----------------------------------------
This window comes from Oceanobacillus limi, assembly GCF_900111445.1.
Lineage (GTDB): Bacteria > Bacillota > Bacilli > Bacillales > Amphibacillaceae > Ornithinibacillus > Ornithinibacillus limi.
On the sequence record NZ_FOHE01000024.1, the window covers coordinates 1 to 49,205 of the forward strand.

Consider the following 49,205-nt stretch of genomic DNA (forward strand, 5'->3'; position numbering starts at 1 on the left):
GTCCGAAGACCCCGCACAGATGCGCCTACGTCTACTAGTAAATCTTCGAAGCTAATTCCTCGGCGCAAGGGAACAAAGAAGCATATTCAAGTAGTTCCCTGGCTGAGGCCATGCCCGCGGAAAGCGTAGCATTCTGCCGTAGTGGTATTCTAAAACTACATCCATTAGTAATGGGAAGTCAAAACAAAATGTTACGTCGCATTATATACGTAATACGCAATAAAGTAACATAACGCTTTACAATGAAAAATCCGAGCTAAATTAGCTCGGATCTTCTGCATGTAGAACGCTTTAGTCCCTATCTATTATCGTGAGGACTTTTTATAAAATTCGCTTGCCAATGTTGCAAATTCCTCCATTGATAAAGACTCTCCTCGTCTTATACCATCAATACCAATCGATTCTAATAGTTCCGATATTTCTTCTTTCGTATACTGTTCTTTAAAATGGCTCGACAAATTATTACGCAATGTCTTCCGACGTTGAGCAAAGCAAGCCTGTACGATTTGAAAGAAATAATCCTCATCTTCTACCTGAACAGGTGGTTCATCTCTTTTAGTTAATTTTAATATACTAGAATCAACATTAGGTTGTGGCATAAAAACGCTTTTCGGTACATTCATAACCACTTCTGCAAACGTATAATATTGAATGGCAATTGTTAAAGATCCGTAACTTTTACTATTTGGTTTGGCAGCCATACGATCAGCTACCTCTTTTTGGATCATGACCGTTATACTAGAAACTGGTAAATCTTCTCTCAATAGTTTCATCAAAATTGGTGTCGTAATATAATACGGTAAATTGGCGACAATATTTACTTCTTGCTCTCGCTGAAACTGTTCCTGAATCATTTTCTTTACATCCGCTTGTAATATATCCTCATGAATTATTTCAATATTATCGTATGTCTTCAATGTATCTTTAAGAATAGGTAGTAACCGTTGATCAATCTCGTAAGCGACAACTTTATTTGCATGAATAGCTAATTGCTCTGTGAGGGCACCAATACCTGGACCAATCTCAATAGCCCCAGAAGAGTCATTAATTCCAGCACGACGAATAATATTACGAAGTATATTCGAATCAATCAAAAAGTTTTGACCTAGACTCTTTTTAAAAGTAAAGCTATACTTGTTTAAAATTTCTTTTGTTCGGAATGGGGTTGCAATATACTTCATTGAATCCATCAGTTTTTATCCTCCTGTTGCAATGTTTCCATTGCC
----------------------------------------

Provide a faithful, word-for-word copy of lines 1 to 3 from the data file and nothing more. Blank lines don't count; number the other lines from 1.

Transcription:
This window comes from Oceanobacillus limi, assembly GCF_900111445.1.
Lineage (GTDB): Bacteria > Bacillota > Bacilli > Bacillales > Amphibacillaceae > Ornithinibacillus > Ornithinibacillus limi.
On the sequence record NZ_FOHE01000024.1, the window covers coordinates 1 to 49,205 of the forward strand.